We’ve selected a few of the latest new geographic, host and species records for plant pests and diseases from CAB Abstracts. Records this fortnight include the first report of grapevine yellow speckle viroids in Nigeria, the first report of tomato ringspot virus (Secoviridae) in a vineyard in Ohio, USA and the first report of pepper vein yellow virus in Pakistan.
We’ve selected a few of the latest new geographic, host and species records for plant pests and diseases from CAB Abstracts. Records this fortnight include the first report of the golden apple snail (Pomacea canaliculata) in Iraq, the first report of Ceratocephalus falcatus smut caused by Urocystis eranthidis and a new species of thrip (Genus: Odontothrips) in China. Continue reading
Afghanistan is highly dependent on agriculture but has been suffering from multiple plant pest and disease outbreaks. With this in mind, the Ministry of Agriculture, Irrigation and Livestock (MAIL) has prioritized the identification all existing plant pests and diseases, to be followed by a prevention strategy. This has led to the launch of the ‘Nationwide Insect Pests and Plant Diseases Survey’. At a Stakeholder Planning Workshop, Deputy Minister Mir Amanudin Haidari said: “We have many diseases in Afghanistan and they have cost us a lot. They are even a trade barrier. Some diseases have been transmitted to our county. Identification and creating a database of such diseases are vitally important. It will enable us to prevent diseases like we had in melons in Takhar Province few years ago.”
Dr. Fen Beed is an experienced plant pathologist based at the International Institute of Tropical Agriculture (IITA), Dar es Salaam, Tanzania. He leads research for development activities to mitigate the impact of diseases of maize, soybean, cowpea, cassava, banana and vegetables and promotes plant diseases on problematic weeds.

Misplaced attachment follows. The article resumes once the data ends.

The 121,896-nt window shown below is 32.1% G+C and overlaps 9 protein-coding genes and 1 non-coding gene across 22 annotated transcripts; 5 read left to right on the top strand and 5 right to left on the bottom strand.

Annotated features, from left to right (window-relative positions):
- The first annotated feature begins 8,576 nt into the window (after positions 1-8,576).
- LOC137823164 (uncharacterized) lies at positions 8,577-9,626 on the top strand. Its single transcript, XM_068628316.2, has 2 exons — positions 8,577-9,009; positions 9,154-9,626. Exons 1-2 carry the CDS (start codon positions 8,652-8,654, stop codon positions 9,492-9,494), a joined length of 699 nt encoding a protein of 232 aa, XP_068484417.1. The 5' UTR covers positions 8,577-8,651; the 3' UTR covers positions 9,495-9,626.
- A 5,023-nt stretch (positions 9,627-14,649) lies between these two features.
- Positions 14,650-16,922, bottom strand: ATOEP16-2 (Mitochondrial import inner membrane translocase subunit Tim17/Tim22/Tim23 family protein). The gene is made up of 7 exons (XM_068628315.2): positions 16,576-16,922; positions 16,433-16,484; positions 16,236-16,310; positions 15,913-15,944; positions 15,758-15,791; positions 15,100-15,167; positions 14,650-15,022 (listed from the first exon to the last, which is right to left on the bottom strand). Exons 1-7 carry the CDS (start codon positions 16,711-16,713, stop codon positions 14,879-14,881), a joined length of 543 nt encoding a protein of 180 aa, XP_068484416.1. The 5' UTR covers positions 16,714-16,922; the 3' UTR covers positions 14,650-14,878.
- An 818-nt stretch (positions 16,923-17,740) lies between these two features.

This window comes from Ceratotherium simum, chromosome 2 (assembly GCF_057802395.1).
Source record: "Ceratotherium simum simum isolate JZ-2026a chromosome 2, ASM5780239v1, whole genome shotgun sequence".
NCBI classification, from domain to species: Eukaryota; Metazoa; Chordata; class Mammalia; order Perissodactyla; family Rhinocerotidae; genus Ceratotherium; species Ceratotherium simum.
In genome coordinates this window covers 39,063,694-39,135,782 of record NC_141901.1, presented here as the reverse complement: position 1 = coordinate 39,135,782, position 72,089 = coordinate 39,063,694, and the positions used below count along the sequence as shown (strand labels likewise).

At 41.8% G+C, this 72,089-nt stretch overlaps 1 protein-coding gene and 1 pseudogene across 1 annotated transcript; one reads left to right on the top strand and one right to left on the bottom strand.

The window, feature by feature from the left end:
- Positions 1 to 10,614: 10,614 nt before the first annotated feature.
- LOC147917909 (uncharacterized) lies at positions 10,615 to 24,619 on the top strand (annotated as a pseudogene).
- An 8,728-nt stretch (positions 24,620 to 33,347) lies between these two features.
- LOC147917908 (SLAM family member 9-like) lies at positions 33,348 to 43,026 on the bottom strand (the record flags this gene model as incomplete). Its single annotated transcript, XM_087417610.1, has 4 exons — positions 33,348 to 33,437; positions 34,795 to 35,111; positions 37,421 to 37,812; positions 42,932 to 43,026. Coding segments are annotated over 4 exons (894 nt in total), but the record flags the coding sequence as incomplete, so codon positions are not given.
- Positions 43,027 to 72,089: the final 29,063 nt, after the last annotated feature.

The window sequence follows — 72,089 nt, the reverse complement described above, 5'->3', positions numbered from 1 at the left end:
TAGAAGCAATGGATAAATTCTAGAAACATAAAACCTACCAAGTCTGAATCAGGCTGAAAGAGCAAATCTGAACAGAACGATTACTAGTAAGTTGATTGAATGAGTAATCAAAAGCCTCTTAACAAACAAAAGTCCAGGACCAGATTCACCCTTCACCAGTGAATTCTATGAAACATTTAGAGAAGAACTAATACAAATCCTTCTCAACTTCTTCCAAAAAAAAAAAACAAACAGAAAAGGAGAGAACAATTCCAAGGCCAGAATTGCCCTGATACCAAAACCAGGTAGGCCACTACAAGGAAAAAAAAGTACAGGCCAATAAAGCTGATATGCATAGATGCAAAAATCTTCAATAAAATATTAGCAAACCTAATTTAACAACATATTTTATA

The first and critical step to manage a disease is to diagnose the causal agent(s). Once this is done, appropriate control methods can be deployed, based on available knowledge or on results generated from targeted research. IITA led an initiative to define the factors required to create a functioning disease surveillance network across a region.
The initiative targeted the two most serious threats to banana in the Great Lakes region of sub-Saharan Africa (SSA); namely banana Xanthomonas wilt (BXW), caused by the bacterium Xanthomonas campestris pv. musacearum (Xcm), and banana bunchy top disease (BBTD), caused by the banana bunchy top virus (BBTV). BXW and BBTD are established in several countries in SSA where banana production is of critical importance. Countries included were Burundi, Democratic Republic of Congo (DRC), Kenya, Rwanda, Tanzania, Uganda and Zambia. In order, to strengthen both national and regional communication pathways, representatives from both national research organisations and national plant protection organisations agreed to form a network for regional surveillance of BXW and BBTD. The specific objectives were to share information on the diagnosis and management of these diseases and to map their distribution across locations that were of strategic importance to the region. Continue reading